Tags: | Posted by Admin on 9/9/2008 1:24 PM | Comments (0)

The New York Times reports that Google engineers try to improve finding good job candidates by assigning an automated quality score to applications. Maybe that’s not a bad idea if you receive over 100,000 job applications every single month; the NYT reports that the past hiring process often took months to consider candidates, and judging grades and interview performance turn out to be a sub-optimal way of finding the best people.

What Google did now was to ask its existing employees to provide their “personality data” covering a wide array of topics – everything from “is your work space messy” to “what pets do you have.” Now they connected this “biodata” with the employee’s performance (aggregated using another 25 separate approaches on its own), and boom – if you believe in the magic of significant overlaps in statistics, you now know whether or not you ought to hire messy people with dogs (pictured above, sort of).

Specifically, having a pet didn’t turn out to significantly correlate with work qualities... other features turned out to be relevant, though. Still, the NYT says for Google it’s too early to tell if the system, in action since a couple of months, is really working... and some Googlers don’t even like this approach too much.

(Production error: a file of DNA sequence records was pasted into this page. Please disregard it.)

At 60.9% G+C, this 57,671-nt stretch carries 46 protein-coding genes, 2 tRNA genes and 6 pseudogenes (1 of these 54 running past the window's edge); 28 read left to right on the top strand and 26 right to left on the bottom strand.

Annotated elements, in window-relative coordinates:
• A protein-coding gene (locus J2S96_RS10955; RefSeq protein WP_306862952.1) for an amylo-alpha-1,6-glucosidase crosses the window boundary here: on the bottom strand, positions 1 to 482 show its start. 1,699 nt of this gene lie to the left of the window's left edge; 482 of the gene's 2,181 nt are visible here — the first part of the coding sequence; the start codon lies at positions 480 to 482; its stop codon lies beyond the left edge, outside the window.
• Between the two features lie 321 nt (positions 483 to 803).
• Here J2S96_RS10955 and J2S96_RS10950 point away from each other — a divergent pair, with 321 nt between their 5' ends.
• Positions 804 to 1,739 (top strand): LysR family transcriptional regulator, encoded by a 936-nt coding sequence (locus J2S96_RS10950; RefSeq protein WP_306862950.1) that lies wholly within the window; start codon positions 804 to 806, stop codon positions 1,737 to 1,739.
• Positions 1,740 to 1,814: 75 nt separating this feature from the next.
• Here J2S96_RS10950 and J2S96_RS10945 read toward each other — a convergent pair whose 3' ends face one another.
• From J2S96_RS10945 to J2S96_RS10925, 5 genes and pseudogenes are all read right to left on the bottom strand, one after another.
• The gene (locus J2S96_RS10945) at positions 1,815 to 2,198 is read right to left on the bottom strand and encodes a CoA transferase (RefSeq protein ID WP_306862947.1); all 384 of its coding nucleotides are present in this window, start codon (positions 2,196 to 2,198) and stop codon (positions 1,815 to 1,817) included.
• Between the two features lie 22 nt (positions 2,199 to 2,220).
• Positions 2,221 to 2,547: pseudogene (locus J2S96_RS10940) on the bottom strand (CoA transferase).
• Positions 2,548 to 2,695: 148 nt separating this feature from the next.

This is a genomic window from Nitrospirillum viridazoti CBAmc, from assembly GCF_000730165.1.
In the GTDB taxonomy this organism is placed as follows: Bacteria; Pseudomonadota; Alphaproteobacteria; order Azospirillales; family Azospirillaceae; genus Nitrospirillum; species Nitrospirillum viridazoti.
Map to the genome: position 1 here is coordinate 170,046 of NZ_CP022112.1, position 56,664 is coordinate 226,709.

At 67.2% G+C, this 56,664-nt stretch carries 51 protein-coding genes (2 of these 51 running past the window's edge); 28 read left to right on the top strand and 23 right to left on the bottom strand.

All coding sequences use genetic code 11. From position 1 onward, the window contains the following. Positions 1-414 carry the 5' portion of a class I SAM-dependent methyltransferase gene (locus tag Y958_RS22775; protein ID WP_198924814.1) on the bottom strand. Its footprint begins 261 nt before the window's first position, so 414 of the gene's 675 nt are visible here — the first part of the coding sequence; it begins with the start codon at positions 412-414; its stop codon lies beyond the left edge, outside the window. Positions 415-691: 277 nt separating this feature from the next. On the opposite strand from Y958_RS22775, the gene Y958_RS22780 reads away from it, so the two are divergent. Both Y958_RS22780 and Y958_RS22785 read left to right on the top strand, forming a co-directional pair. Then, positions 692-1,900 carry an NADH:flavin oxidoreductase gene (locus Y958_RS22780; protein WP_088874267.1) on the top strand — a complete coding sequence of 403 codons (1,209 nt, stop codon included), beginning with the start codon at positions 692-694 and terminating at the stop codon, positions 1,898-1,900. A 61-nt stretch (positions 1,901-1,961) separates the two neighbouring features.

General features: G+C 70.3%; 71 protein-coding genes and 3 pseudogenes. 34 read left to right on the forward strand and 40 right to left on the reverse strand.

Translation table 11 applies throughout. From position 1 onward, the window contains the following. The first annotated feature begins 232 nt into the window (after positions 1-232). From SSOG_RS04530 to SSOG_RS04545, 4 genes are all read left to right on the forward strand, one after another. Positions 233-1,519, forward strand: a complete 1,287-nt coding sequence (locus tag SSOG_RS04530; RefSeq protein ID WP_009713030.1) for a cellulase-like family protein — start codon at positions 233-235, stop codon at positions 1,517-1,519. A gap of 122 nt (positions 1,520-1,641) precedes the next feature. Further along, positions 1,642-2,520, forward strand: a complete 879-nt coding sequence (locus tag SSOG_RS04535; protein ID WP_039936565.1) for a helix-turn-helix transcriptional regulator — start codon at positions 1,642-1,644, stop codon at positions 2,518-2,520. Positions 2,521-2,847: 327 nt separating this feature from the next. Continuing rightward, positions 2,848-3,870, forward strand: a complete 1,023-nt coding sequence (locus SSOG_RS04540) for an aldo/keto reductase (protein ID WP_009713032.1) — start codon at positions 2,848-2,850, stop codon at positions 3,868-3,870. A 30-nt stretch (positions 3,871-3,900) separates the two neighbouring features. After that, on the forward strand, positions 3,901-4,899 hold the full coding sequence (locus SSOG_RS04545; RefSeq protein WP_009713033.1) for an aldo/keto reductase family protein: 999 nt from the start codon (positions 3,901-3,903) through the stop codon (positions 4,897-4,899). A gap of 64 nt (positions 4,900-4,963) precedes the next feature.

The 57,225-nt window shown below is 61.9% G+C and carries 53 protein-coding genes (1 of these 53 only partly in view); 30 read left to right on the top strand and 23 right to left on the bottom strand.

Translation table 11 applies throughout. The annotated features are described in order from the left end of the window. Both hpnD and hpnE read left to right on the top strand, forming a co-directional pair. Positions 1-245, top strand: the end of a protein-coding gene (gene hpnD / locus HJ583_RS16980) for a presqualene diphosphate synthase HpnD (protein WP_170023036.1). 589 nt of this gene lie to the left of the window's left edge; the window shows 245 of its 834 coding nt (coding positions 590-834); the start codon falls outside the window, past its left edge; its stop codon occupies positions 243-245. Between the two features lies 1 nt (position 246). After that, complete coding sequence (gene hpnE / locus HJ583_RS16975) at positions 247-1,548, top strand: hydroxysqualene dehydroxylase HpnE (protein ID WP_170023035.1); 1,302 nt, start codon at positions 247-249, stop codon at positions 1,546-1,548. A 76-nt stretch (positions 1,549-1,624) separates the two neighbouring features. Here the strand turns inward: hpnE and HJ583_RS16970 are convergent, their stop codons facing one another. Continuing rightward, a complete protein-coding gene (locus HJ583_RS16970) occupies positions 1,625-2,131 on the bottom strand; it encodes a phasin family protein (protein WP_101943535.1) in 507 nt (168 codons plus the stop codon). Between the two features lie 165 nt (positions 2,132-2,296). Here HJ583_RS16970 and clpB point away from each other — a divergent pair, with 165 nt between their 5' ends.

Oh well, I guess it’s better to automatically screen applicants for more than just their educational grades, e.g. to check if they started a couple of websites, a club, or if they published a book (disclosure: my own biodata definitely skews me towards believing that university’s not the only good measure for successful workers!). When I was judging tech applications at my old company – yeah, like judging 10 people a month is comparable to judging 100,000! – I’d always screen a candidate’s online record... did they create interesting websites? Are they active in web discussion boards? Did they ask lots of technical questions in usenet newsgroups?
I’m getting very suspicious if someone derives all their knowledge from often outdated traditional (German) learning courses or (German) tech books, and then doesn’t feel the need to try out this knowledge for hobby projects. In the kind of day-to-day web development I was involved in, it is often more successful to know the right strategies of how to find new information quickly than to rely on whatever you were taught years ago... and often, people acquire this knowledge when working on beloved projects of their own at home.

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